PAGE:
What happens when the coal and nuclear plants close?

Updated 2:11 pm, Tuesday, September 19, 2017

When future policy makers go back and study the U.S. energy industry in the 2010s, one of the defining trends will be the sudden decline of coal and nuclear plants.

Whether this is the beginning of a great new era of American energy or a disaster in the making is the subject of much debate.

And now add another voice to the mix, as the research firm IHS Markit warned in a report released Tuesday that the shift away from coal and nuclear is likely to leave the U.S. grid overly reliant on natural gas and renewable forms of energy and prone to more expensive and volatile electricity prices than we currently enjoy.

“Over the last three years, the problem only seems to have gotten worse,” said Lawrence Makovich, chief power strategist at IHS and the study’s lead author.

The report is funded by the trade groups U.S. Chamber of Commerce, the Edison Electric Institute and the Nuclear Energy Institute – groups that have a lot at stake in what the power grid becomes in the decades ahead.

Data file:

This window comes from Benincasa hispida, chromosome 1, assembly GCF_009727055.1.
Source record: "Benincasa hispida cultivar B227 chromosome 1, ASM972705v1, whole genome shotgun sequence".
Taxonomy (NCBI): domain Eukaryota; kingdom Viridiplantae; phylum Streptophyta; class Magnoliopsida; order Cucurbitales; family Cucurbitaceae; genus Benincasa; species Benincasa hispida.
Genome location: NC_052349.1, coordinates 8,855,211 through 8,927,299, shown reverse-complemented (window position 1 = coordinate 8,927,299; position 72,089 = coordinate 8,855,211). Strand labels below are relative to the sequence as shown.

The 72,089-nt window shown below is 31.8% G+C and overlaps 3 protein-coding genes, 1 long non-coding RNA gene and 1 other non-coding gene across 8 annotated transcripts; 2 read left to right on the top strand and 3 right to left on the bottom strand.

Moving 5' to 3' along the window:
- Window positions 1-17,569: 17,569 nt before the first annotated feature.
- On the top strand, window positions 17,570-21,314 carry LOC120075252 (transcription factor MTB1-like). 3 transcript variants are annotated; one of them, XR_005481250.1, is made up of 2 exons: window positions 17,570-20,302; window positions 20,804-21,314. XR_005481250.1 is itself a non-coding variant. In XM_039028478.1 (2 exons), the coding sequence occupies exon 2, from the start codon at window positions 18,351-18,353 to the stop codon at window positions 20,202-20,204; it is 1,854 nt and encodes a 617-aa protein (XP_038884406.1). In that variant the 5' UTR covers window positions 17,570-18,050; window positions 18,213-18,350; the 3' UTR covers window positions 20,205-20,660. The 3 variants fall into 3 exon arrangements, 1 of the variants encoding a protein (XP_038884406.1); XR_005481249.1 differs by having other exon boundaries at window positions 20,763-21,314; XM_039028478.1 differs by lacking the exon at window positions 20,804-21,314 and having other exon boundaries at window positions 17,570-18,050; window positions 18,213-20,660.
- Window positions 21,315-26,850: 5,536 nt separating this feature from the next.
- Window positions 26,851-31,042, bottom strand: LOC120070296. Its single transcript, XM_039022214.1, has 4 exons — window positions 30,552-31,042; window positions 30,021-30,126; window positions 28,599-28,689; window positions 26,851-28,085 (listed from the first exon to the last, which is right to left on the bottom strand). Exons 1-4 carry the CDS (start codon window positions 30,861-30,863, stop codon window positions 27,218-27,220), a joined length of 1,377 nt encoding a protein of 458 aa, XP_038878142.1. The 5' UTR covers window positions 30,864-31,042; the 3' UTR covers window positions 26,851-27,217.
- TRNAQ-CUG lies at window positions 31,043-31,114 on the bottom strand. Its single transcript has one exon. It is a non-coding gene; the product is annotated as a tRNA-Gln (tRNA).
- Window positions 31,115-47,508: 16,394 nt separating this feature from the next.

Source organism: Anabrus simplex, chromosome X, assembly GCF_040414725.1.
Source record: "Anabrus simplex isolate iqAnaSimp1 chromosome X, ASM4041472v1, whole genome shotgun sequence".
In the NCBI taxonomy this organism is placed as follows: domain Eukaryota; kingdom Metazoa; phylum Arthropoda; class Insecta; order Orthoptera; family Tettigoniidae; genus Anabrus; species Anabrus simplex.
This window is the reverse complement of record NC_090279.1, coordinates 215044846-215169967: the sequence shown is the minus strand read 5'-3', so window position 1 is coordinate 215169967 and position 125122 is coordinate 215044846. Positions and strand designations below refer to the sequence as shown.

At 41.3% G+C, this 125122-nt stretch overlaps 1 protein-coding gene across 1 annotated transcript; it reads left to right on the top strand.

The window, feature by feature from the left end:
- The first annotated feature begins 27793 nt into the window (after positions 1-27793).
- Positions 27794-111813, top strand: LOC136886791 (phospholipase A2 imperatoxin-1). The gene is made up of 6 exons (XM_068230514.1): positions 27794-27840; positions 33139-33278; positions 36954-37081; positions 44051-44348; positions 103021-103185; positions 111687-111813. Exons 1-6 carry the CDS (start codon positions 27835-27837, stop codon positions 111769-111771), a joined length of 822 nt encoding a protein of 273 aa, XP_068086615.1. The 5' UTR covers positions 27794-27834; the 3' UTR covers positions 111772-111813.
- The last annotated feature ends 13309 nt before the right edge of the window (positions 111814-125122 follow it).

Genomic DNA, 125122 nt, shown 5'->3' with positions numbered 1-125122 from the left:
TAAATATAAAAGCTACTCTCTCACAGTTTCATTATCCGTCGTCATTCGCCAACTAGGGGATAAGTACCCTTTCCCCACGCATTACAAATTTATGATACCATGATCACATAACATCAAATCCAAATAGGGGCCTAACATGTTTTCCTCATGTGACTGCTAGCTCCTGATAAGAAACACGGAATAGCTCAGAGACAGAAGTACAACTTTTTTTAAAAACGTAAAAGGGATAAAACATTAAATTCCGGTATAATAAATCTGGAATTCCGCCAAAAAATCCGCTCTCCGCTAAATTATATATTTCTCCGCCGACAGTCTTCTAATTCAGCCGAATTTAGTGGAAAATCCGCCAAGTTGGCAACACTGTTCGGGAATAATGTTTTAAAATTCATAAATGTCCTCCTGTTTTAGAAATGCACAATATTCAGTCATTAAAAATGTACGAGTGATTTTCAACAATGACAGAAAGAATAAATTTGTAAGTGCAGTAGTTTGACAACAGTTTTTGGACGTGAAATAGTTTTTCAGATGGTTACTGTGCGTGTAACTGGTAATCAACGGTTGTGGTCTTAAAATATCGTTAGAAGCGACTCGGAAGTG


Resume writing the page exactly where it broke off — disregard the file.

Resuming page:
What Makovich sees is a confused energy market with criss-crossing and contradictory incentives for carbon-free energy that favors wind and solar energy through tax incentives but does not do enough to incentivise carbon-free nuclear.

The study comes as the Federal Energy Regulatory Commission weighs whether to take action to keep afloat a raft of nuclear plants in danger of closing in the years ahead. A report by the Department of Energy last month put the majority of the blame on the flood of cheap natural gas due to the fracking boom and recommended changes to the power market to help the coal and nuclear sectors.

“Our study is saying there is a clear economic argument behind making these additional  interventions because we’re not dealing with a clear market operating without distortion,” Makovich said. “You have favored technologies.”

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